I don’t think a music program alone will grow a church….But music is an accent with which we speak to God, and one that inspires beauty and art in our souls. And it is one avenue we take on a journey toward being authentic people of faith together.
It’s a new year, and that means many of us will be looking for ways to de-clutter our lives…I’ve found that whatever new goals we may have for a new year or new decade, the work often begins with taking inventory of what we have been doing.
We have entered a new calendar year – and a new decade! What will this new decade bring First Baptist Church of Martinsville? I hope we can start to vision those possibilities together in the weeks and months to come.
Do you ever feel like time moves differently around the holidays?…The time we are in now is Christmas time, and it most definitely changed the world and how we perceive all time.
Pregnancy can feel like the longest period of someone’s life…But you know that this waiting is good for the growth of a person. Advent waiting is also good for the growth of a person, in my opinion.
Part of the season of Advent is cultivating an attitude of wonder….And I believe it’s our wonder that makes our hearts truly ready to hold the mystery of the Divine in the depths of our souls.
Why do we prepare during the season of Advent? I’ve been meditating on the idea of preparation this year. As some of us were reminded at our Advent devotion this past Tuesday with Father Nick Hull at Christ Episcopal Church, this season was built in before Christmas to ensure we are slowing down to pay attention to our own souls before we jump from one celebration to the next. This season is to pace ourselves and be fully present with God on the journey toward celebration.
Some say that saying “Happy Holidays” is the end of Christmas in our midst. But I say that losing a sense of expectancy and wonder is a much worse blow to our faith…For four weeks in December, we will anticipate the coming Christ. And we do so to prepare our hearts for the holy experience of Christmas.
The work of God is often work that can make us tired, but when it’s done for God’s Kingdom and together in community, it’s the best kind of tired there is. Paul reminds us: “Brothers and sisters, do not be weary in doing what is right.”
God’s renewing presence is already here, and we simply must tap into it and share it in our own way as the people of the Kingdom of God known as First Baptist Church of Martinsville.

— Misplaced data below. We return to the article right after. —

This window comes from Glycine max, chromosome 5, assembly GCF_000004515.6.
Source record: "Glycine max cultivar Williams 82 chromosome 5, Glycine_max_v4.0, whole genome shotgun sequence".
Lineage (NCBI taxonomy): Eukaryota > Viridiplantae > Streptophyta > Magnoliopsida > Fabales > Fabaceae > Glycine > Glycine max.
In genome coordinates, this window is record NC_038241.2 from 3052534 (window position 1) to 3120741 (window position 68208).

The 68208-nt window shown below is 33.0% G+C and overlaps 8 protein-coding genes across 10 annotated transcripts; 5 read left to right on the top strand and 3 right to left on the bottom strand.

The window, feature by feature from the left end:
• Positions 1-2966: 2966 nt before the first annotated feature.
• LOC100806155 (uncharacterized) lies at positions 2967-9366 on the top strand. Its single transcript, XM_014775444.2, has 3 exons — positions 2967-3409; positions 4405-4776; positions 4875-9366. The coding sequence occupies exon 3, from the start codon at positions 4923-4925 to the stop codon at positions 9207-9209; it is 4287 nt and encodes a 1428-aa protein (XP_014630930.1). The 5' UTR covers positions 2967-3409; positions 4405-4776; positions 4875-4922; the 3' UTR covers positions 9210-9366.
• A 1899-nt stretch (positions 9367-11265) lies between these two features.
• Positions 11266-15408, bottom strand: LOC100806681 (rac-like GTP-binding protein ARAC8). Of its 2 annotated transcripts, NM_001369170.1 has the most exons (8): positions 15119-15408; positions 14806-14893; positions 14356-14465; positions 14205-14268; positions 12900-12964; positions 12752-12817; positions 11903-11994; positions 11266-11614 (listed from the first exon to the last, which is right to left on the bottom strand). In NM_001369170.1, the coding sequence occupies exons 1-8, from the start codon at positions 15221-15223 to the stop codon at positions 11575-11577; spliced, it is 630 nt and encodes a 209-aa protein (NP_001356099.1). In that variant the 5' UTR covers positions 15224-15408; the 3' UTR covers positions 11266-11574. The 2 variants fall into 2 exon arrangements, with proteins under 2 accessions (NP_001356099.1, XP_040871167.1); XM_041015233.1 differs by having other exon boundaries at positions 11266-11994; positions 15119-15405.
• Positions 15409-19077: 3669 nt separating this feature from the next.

I think the celebration of All Saints day (Nov. 1; we celebrate the first Sunday of November) is a little different for us in that way – we don’t venerate only some saints (the “official” ones of the ancient and modern church like St. Peter, St. Paul, St. Mary, St. Mother Teresa); instead, we understand that since we are all children in God’s Kingdom, being a saint isn’t something we earn through the enormity of our good works, but something we are gifted in our baptism…
I have found that good distractions are in fact some of the best times to know that God is in our worship services…
We had a great opportunity this week to hear from Dr. Mike Hatfield, Pastor of Chatham Heights Baptist Church, who was inspired by the book Canoeing the Mountains by Tod Bolsinger and presented about it to challenge and encourage us as Christian communities.
…learning to walk (or learning to walk again, if you’ve ever suffered an injury or illness) takes a lot of practice, patience, fortitude, and above all – trust.
This Sunday, we will celebrate communion with the added remembrance of World Communion Sunday, celebrated on the first Sunday in October each year.
Understanding that God is change – that’s an interesting way to approach our relationship to God.
A pastoral letter of thanks.
There are so many ways churches are engaging in the world and staying relevant, and what I found most intriguing was just how individual each church’s approach was.